Not sure of the point that you are trying to make here..... Final variables are simply variables that don't change. And during initialization, the compiler will just make sure that the generated code only sets the variable exactly once.

While the initialization order (down to the detail that you specified) is interesting, and the fact that the variable has a default value prior to being set is interesting, both facts are also not really related (they apply regardless of whether the variable is declared as final or not).

Henry

 
gurpeet singh
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Henry what i'm trying to say is that , as you said variables have default values so if we consider the code like this :



That means k will have default value of 0, so that means it cannot be set in the constructor. this is what i'm asking . please help ?
 
saloni jhanwar
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Hi Guru ,
  • Final member variable must be initialized at the time of declaration or inside constructor, failure to do so will result in compilation error.
  • Final variables which is not initialized during declaration are called blank final variable and must be initialized on all constructor either explicitly or by calling this(). Failure to do so compiler will complain as "final variable (name) might not be initialized".


  • Read more: http://javarevisited.blogspot.com/2011/12/final-variable-method-class-java.html#ixzz1v6zcAqUq


     
    Henry Wong
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    gurpeet singh wrote:Henry what i'm trying to say is that , as you said variables have default values so if we consider the code like this :



    That means k will have default value of 0, so that means it cannot be set in the constructor. this is what i'm asking . please help ?



    The application must set final instance variables exactly once -- And the initial default value doesn't count.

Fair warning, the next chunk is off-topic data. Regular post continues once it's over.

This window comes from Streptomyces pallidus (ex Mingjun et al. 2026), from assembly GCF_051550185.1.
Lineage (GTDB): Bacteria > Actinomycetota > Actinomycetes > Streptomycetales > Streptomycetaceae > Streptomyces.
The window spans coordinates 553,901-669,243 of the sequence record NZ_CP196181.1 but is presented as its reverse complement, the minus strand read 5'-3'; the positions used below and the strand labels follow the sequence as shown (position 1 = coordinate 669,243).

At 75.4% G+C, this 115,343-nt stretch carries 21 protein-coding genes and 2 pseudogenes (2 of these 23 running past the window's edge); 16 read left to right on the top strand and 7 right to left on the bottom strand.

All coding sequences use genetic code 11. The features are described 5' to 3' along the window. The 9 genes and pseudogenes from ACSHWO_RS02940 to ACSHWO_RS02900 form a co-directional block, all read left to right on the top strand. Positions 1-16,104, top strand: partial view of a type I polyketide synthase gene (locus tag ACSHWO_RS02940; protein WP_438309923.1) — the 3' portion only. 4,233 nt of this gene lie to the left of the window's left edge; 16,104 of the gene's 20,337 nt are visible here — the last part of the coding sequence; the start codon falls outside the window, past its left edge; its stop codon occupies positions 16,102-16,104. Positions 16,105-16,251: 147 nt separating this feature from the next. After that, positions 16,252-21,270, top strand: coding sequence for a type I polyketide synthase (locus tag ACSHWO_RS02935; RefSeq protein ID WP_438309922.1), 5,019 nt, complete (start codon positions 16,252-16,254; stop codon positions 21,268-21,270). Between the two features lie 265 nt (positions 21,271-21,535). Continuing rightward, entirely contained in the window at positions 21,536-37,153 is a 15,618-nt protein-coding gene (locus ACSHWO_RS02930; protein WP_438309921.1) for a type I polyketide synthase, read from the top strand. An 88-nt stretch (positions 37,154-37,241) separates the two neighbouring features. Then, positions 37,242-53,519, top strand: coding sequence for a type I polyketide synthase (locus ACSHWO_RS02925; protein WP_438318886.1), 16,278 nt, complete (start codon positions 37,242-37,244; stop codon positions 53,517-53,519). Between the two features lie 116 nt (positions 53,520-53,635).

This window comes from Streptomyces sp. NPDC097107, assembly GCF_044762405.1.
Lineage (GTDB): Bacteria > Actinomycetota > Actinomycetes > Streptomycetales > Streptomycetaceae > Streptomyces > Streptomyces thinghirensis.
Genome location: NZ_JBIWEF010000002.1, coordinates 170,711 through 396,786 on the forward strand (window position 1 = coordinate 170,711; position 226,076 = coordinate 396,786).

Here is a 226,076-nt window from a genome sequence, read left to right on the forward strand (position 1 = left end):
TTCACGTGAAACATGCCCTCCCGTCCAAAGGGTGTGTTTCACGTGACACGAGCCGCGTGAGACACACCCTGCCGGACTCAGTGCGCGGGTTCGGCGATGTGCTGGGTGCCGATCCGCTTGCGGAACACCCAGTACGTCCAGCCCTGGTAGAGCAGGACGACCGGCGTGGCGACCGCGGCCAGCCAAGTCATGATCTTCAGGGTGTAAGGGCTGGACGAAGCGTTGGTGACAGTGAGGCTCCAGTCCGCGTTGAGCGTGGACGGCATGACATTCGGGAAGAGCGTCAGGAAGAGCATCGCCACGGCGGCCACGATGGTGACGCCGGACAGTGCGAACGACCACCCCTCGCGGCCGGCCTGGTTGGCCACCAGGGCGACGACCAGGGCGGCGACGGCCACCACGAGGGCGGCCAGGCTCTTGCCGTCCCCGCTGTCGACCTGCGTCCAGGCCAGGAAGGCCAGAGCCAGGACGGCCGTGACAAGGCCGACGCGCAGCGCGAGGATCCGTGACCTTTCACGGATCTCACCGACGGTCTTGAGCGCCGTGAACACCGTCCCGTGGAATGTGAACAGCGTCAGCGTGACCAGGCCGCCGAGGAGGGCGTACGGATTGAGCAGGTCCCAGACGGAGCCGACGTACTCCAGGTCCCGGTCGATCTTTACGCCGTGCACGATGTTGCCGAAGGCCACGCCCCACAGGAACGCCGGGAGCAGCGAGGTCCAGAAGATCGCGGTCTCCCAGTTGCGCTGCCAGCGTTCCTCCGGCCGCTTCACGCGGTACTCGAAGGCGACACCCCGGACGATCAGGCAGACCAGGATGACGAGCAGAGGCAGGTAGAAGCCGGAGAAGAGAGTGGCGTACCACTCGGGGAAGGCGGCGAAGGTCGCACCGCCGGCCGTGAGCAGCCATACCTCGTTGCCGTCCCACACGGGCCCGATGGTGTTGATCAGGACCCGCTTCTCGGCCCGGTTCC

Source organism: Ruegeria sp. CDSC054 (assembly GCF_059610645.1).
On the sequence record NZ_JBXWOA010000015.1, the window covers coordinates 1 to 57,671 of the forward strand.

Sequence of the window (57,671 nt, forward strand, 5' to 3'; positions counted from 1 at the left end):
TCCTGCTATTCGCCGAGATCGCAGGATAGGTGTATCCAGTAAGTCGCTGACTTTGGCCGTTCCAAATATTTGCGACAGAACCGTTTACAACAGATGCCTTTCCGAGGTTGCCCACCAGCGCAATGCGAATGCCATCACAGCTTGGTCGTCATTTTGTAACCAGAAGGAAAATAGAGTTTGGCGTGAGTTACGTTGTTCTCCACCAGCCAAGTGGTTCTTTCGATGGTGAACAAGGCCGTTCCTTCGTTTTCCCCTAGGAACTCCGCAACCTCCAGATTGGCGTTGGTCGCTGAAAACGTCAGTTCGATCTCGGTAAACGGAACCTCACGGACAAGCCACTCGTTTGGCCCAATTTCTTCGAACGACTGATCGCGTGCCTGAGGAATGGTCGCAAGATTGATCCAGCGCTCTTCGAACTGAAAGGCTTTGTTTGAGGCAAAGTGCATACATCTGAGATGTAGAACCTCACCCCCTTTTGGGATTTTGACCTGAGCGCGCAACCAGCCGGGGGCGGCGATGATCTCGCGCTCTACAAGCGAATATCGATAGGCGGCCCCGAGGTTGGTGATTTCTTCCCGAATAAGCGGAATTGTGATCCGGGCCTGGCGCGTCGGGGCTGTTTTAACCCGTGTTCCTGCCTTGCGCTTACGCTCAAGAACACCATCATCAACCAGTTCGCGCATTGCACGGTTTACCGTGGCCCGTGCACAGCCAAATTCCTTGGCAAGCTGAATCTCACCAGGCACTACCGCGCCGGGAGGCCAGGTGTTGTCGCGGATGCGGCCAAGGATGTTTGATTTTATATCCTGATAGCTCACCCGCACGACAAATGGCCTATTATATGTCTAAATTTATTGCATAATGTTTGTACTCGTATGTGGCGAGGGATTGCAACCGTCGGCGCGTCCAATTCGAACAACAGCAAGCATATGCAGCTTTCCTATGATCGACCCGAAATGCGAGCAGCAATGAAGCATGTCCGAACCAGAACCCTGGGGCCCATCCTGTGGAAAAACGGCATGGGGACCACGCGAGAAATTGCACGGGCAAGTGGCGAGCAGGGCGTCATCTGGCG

Henry

     
    gurpeet singh
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    Henry Wong wrote:
    gurpeet singh wrote:Henry what i'm trying to say is that , as you said variables have default values so if we consider the code like this :



    That means k will have default value of 0, so that means it cannot be set in the constructor. this is what i'm asking . please help ?



    The application must set final instance variables exactly once -- And the initial default value doesn't count.

    Henry



    thanks alot Henry. that is where i was confused. i was counting that default value .
     
    gurpeet singh
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    saloni jhanwar wrote:Hi Guru ,
  • Final member variable must be initialized at the time of declaration or inside constructor, failure to do so will result in compilation error.
  • Final variables which is not initialized during declaration are called blank final variable and must be initialized on all constructor either explicitly or by calling this(). Failure to do so compiler will complain as "final variable (name) might not be initialized".


  • Read more: http://javarevisited.blogspot.com/2011/12/final-variable-method-class-java.html#ixzz1v6zcAqUq




    thanks for the reply and the link Saloni.